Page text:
Ethambutol (EMB, E) is a medication primarily used to treat tuberculosis. It is usually given in combination with other tuberculosis medications, such as isoniazid, rifampicin and pyrazinamide. It may also be used to treat Mycobacterium avium complex, and Mycobacterium kansasii. It is taken by mouth.

Molecular Structure

Class of Drug

Antituberculosis agent.

Mechanism of Action

Inhibits cell wall synthesis by inhibiting RNA synthesis.

Indications / Dosage / Route

Routes of Administration: Oral only.

Condition: Adjunct in treatment of pulmonary tuberculosis

Dose: Adults, children >13 years: Initial: 15 mg/kg/d.

         Adults: who have received previous antitubercular therapy: 25 mg/kg for 60 days, then 15 mg/kg daily for retreatment if initial treatment fails.

Condition: Combined with other antitubercular drugs

Dose: Adults: 50 mg/kg/d, 3 times/wk

 Note: Ethambutol is administered in combination with the following antituberculosis drugs: isoniazid, rifampin, pyrazinamide. Streptomycin is an alternative to ethambutol in this four-drug regimen.

Adjustment of Dosage

Kidney disease: Creatinine clearance 30-60 mL/min: decrease dosage by 50%; creatinine clearance 10-30 mL/min: decrease dosage by 75%; creatinine clearance <10 mL/min: dose 3 times/wk.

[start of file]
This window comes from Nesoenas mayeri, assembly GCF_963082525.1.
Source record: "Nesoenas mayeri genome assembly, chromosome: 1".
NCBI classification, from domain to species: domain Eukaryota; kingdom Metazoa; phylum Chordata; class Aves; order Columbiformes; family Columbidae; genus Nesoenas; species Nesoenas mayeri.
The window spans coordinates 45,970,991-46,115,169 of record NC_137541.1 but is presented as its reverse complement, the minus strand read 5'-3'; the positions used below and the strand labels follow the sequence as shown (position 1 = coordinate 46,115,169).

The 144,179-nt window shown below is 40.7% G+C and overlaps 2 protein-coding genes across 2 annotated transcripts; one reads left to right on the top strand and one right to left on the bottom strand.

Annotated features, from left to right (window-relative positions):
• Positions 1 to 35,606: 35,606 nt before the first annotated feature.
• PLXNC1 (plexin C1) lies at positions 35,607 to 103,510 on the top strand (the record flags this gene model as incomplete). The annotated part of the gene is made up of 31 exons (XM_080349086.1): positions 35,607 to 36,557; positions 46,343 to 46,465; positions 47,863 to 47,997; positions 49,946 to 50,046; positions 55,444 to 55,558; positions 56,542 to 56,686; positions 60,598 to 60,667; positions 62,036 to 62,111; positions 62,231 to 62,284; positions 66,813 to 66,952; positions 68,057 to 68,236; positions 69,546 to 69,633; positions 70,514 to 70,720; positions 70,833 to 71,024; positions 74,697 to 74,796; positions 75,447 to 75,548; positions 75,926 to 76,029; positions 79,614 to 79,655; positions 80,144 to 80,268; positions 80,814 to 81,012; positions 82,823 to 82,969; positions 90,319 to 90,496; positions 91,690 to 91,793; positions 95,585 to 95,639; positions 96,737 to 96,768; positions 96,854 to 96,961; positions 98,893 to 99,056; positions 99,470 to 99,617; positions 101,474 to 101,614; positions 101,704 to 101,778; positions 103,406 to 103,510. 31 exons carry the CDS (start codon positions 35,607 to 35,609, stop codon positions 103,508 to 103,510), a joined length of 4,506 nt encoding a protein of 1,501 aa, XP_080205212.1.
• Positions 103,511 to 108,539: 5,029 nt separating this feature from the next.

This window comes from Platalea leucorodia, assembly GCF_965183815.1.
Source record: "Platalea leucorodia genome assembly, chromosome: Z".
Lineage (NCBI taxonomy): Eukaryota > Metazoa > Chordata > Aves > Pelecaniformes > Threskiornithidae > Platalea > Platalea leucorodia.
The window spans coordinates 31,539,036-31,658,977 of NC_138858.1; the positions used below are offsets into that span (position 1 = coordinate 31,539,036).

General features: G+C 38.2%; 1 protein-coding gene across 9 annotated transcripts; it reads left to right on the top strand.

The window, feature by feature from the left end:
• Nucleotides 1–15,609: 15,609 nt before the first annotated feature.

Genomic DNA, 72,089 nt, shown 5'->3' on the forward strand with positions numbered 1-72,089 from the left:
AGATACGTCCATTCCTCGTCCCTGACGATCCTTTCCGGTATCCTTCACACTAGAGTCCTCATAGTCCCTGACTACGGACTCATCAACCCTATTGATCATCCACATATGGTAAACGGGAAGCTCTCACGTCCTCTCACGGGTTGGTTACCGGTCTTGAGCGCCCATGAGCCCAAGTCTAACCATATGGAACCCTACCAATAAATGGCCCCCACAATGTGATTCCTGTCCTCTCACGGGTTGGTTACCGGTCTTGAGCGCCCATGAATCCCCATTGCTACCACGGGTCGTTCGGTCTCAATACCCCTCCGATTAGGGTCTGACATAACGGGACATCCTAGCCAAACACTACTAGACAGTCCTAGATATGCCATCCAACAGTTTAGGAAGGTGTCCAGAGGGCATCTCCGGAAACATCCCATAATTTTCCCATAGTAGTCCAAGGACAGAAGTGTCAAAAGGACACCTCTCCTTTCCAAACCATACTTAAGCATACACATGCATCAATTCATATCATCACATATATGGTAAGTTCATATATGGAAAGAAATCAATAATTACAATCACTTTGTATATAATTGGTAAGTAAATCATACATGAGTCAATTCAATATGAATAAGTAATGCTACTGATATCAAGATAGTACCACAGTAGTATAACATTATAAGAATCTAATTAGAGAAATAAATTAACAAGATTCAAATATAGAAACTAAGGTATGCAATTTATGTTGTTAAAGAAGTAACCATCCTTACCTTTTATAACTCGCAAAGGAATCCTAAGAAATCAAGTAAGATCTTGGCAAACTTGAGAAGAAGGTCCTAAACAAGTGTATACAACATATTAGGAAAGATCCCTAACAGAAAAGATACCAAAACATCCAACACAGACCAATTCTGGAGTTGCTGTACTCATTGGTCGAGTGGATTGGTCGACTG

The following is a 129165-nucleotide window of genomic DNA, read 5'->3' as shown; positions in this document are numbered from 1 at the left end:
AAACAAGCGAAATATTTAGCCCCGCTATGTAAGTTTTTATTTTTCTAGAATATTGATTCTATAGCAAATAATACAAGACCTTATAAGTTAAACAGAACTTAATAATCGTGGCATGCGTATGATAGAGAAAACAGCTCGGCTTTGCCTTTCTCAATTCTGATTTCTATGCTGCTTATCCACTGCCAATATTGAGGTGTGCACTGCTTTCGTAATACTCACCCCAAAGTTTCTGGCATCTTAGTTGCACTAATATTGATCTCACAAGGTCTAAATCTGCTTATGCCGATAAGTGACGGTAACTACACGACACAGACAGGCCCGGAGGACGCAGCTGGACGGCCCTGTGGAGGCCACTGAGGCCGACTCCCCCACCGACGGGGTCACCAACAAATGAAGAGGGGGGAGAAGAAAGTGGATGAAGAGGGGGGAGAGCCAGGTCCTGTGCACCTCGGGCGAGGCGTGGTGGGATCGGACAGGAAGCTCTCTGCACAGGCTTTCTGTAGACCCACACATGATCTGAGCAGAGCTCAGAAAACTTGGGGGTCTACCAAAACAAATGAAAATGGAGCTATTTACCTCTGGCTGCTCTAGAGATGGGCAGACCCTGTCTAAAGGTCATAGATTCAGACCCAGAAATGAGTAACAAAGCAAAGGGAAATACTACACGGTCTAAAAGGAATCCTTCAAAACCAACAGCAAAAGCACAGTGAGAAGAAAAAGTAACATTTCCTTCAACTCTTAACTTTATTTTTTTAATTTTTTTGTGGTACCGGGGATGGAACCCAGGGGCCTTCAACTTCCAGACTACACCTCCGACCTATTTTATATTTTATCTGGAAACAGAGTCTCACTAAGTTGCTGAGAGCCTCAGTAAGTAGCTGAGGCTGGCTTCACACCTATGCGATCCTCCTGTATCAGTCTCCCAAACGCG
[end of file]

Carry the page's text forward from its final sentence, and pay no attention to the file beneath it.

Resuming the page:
Liver disease: None.

Pediatric: Use with extreme caution in children <6 because of inability to perform visual examinations. May be necessary if infection with multiresistant organism occurs.

Food and Drug Interactions

Food: Take with food to prevent gastric upset.

Pregnancy: Category B.

Lactation: Excreted in breast milk. Considered compatible by American Academy of Pediatrics.

Contraindications: Optic neuritis (relative contraindication), hyper sensitivity to ethambutol.

Warnings / Precautions

> Use with caution in patients with the following conditions: cataracts, inflammatory conditions of the eye, renal disease, gout, diabetic retinopathy.

> In patients with renal insufficiency disease, adjustment is necessary to prevent irreversible eye damage.

Clinically Important Drug Interactions

> Ethambutol increases effects/toxicity of drugs that produce neurotoxicity.

Adverse Reactions

> Common: headache, hyperuricemia, nausea.

> Serious: thrombocytopenia, anaphylactic reactions, disorientation, optic neuritis, peripheral neuritis, increased Ever enzymes, pulmonary infiltrates, eosinophilia.

Parameters to Monitor

> CBC with differential and platelets, liver enzymes.

> Culture organisms for sensitivity testing before and periodically during therapy. Be aware that drug resistance may develop.

> Symptoms of visual disturbances: changes in color discrimination (red/green color blindness), blurred vision. Discontinue if these occur, particularly when there are changes in color perception. If visual impairment occurs and is not identified, continued treatment with ethambutol may lead to permanent blindness.

> Signs and symptoms of hepatotoxicity.

> Signs of hyperuricemia.

Advice to Patient

> Do not discontinue drug without approval.

Further Useful Info

> Ethambutol is not to be used as the sole therapy for tuberculosis as resistance can develop rapidly.

> Frequent testing of visual acuity for each eye is required during therapy with ethambutol. Employment of Snellen charts for all patients is suggested. Visual acuity changes are noted with these tests. Ethambutol should be discontinued and patient reevaluated at frequent intervals.

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